The latest update from Voqal’s director of telecommunications strategy, Mark Colwell takes a look at the recent controversy around the accuracy of broadband maps.
Closing the digital divide is an essential component of Voqal’s mission. According to the most recent data from the Federal Communications Commission (FCC), 93.5% of Americans have access to 25/3 Mbps broadband service at home. But just 73.6% of rural Americans have access to the same service. In recent years, many individuals and organizations including Congress and even the Government Accountability Office have been highly critical of the FCC for the inaccuracy of its broadband data.
On Wednesday, the House Energy and Commerce Communication Subcommittee hosted a hearing to examine how the FCC produces broadband maps. Accurately mapping where broadband is and is not available is essential because it determines where broadband subsidy funds can and cannot be distributed.
One reason for the criticism is simply how the FCC collects its data. Under FCC rules, broadband providers are responsible for submitting broadband mapping data to the FCC via Form 477. Using this form, broadband providers tell the FCC where they are offering service. If there is a single person able to subscribe within a census block area, the entire census block is considered “served” and is not eligible for broadband subsidies.
There are multiple problems with this method of broadband mapping and subsidy distribution. First, census blocks vary widely in size and population. According to the US Census Bureau, census blocks have a population between 1,200 and 8,000 residents. Census blocks vary in geographic size as well, ranging from a few city blocks to large parts of rural counties. Another problem is that stakeholders have different perspectives on broadband data collection. For instance, some have speculated that incumbent broadband providers would prefer not to face competition from a subsidized broadband competitor, giving them an incentive to make claims that the population is receiving service even if it is not.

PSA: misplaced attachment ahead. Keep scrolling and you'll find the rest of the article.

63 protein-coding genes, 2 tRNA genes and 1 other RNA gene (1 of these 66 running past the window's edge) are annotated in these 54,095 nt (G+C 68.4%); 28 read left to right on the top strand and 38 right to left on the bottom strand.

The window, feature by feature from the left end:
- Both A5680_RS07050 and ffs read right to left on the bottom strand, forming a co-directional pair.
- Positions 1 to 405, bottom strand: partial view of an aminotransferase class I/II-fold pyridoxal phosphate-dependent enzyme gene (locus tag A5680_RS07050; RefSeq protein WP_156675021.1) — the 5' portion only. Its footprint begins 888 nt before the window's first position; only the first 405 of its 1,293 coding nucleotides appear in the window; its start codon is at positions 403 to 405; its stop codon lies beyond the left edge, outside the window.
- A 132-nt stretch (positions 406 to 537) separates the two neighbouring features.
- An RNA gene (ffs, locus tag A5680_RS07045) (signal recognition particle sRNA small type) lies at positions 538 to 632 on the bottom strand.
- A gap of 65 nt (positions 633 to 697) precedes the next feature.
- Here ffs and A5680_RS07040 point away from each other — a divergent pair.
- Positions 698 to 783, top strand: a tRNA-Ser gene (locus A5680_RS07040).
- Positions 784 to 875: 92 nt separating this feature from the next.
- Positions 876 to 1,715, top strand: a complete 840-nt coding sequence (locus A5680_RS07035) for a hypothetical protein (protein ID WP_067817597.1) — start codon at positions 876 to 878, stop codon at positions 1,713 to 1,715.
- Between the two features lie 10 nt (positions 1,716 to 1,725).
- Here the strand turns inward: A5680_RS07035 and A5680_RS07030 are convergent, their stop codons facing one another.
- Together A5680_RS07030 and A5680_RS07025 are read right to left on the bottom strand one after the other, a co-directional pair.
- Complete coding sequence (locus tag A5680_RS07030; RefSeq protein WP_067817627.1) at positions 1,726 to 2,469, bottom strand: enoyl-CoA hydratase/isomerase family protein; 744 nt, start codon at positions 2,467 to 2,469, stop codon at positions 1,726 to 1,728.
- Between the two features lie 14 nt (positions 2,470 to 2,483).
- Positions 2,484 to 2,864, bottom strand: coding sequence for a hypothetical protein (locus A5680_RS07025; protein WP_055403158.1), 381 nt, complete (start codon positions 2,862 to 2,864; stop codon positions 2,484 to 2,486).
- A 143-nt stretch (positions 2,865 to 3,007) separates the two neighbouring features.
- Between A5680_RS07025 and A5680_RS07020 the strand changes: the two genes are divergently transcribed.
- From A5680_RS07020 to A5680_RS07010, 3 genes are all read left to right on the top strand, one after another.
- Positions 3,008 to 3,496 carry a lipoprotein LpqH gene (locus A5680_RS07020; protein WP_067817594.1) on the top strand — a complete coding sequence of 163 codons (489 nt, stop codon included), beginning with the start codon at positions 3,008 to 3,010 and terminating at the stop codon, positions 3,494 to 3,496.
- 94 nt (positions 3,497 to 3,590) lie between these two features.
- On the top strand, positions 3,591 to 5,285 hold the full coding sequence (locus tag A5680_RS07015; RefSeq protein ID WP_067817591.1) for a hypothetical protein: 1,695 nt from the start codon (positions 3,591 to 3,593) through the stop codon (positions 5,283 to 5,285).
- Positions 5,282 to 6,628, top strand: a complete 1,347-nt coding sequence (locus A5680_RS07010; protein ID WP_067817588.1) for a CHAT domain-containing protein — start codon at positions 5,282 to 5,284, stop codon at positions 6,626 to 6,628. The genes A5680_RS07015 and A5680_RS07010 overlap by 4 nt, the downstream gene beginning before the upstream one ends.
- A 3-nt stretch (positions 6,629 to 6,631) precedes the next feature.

So how bad are the FCC’s broadband maps? According to a recent pilot program from USTelecom, a trade group representing some of the largest telecommunications companies, as many as 38% of “served” rural locations actually did not have broadband service at all. The study also concluded that a national dataset could be created in 12 to 15 months at a cost of $8.5 million to $11 million. Annual updates would cost $3 million to $4 million. While the Universal Service Fund distributes over $8 billion per year, an $11 million price tag to ensure the maps are accurate seems like a no-brainer.
As for the broadband data, the FCC’s Office of Economics and Analysis and the Wireline Competition Bureau released updated data on fixed and mobile deployments on Tuesday just ahead of the House hearing. There is no word yet on how accurate – or inaccurate – the data may be. For more information on the House Subcommittee Hearing, click here.
Voqal and Mobile Citizen remain dedicated to ensuring all Americans have access to reliable broadband access and look forward to continued efforts by the FCC and Congress to ensure accurate data is being collected.